Then we’ll see both Peleus and Achaens (no punctuation) in the output. Note that, if instead of a list of tokens in a particular line, you want¬†to output one token per output tuple, you can invoke SPL’s tokenize from a Custom as follows:

stream<rstring token> TokenStream = Custom(Documents) {
    logic onTuple Documents: {
                // add ".", "," and "\r" as delimiters
        list tokens = tokenize(inputDoc, "., \r",false);
        for (rstring myToken in tokens) {
            submit({token=myToken},TokenStream);
        }
    }
}

Tokenizing with the text toolkit
The above examples give a simple and fast tokenization, but it isn’t always enough. When you need more sophistication than SPL’s tokenize can provide, you can use BigInsights TextAnalytics. BigInsights TextAnalytics also includes support for tokenizing in multiple languages. Writers of Text Analytics applications generally make use of the tokenization only indirectly, but we can write a Text Analytics application to do just the tokenization. Let’s also add an optional dictionary of words to ignore. Here’s an example:

module usetokenizer;
-- Let's remove any stop words. Stop words are words that we want to ignore.
create external dictionary StopwordsDict allow_empty true;

-- Find all tokens that don't match a stop word.
-- Create a view of all tokens that is not a stop word.
create view AllTokensUnsorted as
extract regex /.*/ on 1 token in D.text as atoken
from Document D
having Not(MatchesDict('StopwordsDict',atoken));

-- Create a view for all tokens found
create view allTokens as
select T.atoken as atoken
from AllTokensUnsorted T
order by T.atoken;

output view allTokens;

Note: This document is written for SPL developers who want to speed their development process by use BigInsights Text Analytics to do some pre-processing. This tokenization pattern can be useful first step for applications that do text processing in Streams itself–eg, are counting the number of times certain words appear with certain tags in twitter messages, keeping track of trending topics, or learning which words are likely to appear together. In contrast, this pattern is not usually useful for people developing sophisticated BigInsights Text Analytics applications. First, with functions like LeftContextTok, FollowsTok, and statements like extract pattern, a list of all tokens isn’t usually useful, and second it can hurt efficiency.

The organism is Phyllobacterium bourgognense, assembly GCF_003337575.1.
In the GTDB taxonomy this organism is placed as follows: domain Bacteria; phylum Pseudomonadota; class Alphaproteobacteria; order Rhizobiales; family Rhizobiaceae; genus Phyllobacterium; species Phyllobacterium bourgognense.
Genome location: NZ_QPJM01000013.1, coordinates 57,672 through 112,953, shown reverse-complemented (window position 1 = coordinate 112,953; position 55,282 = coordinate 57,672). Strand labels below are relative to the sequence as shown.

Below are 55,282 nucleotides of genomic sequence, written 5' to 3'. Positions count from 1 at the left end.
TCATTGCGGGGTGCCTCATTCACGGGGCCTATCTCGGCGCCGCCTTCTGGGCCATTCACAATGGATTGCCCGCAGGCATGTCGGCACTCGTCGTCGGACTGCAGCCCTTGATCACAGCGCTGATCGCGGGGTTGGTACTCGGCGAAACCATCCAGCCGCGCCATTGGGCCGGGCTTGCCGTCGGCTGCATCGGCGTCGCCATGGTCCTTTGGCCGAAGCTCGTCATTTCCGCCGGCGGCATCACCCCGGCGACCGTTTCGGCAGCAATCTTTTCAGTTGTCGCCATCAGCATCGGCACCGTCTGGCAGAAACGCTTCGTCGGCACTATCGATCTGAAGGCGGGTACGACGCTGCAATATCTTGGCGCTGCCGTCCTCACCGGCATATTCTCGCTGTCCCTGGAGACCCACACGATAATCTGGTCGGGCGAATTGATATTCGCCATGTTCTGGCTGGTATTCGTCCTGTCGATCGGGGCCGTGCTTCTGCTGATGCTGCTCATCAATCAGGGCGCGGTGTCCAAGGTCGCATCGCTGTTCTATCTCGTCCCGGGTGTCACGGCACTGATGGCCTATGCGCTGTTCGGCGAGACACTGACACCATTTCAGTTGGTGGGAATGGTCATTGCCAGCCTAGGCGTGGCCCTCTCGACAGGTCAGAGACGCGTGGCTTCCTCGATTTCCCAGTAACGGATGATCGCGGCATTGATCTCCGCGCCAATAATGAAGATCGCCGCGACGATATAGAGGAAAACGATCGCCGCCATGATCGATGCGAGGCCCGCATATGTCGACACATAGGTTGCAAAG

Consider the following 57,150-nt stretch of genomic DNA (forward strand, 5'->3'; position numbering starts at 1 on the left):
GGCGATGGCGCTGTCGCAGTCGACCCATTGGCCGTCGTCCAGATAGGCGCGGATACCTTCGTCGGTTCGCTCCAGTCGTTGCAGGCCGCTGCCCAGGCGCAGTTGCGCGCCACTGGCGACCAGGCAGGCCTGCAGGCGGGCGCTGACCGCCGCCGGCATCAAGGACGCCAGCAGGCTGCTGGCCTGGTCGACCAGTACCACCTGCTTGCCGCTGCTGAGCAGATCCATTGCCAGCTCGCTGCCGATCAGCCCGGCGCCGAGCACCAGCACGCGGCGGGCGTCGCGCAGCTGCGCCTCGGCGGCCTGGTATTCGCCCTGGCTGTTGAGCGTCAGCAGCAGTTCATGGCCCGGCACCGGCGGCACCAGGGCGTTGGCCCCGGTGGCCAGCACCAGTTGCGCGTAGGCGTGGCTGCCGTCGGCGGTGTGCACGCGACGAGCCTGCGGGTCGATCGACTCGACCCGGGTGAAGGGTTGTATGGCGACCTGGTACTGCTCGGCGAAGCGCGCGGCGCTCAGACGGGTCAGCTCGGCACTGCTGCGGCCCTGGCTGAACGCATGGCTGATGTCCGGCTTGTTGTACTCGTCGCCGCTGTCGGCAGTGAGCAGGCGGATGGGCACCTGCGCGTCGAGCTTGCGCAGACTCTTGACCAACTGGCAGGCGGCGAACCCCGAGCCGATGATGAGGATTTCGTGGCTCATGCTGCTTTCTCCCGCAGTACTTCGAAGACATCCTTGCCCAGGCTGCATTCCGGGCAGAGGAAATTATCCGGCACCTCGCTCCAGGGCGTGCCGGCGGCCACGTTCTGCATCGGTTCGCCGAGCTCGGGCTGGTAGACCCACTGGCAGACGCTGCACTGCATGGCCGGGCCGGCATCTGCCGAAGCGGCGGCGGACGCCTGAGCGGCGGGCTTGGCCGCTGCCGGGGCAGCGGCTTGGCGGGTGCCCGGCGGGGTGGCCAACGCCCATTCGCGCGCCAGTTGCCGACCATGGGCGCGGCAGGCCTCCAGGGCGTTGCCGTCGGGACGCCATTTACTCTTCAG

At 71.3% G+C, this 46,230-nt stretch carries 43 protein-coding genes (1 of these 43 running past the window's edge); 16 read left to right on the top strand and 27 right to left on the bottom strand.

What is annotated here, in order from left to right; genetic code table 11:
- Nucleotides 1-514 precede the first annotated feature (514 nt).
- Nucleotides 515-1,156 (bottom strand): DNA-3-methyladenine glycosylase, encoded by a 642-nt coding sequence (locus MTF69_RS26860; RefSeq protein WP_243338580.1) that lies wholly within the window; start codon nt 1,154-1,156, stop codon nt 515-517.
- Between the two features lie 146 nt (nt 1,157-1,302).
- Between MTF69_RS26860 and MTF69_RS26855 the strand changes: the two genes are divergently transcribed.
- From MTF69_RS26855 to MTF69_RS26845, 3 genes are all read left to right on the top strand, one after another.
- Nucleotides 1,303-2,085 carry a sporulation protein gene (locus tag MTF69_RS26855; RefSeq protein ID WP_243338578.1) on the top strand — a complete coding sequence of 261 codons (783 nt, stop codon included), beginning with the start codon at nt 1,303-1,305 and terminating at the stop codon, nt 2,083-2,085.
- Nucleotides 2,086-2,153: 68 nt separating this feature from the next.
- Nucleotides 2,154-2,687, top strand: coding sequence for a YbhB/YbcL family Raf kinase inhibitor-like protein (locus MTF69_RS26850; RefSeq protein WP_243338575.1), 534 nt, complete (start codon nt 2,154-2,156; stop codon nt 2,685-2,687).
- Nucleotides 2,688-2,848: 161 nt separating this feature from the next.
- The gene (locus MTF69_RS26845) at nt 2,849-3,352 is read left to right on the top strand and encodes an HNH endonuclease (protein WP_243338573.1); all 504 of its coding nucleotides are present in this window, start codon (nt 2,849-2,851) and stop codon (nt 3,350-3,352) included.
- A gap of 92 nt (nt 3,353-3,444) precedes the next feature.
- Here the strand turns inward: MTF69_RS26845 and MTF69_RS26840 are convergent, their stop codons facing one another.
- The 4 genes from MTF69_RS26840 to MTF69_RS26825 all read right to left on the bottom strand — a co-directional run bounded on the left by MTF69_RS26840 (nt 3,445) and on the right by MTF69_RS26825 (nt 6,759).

We can invoke the tokenizer using the following SPL:

namespace tokenize.example;
composite TokenStream { 
   param 
       // we do this so the application works in both 3.2 and 4.0
       expression $applicationDir: substring(getThisFileDir(),0,length(getThisFileDir()) - 1 -length("tokenize.example"));

   graph
   stream Documents = FileSource() {
      param 
         file: $inputFile;
         format:line;
   }

   stream Tokenized = com.ibm.streams.text.analytics::TextExtract(Documents) {
      param uncompiledModules: $applicationDir+"/etc/usetokenizer";
      // The standard tokenizer is faster, but doesn't do the right thing in some cases.
      tokenizer: "multilingual";
      outputMode: "multiPort";
      languageCode: "en";  // For the supported languages, see here
      // This line is optional.  
      externalDictionary: "usetokenizer.StopwordsDict="+$applicationDir+"/"+$stopWordsDict;

   }

   () as sink = FileSink(Tokenized) {
      param file: $outFile;
   }

Summary
The AQL modules and example applications using these AQL moduels are available on Github. The examples will work with either Streams 3.2 to Streams 4.0. I hope they help you get started doing text processing with Streams.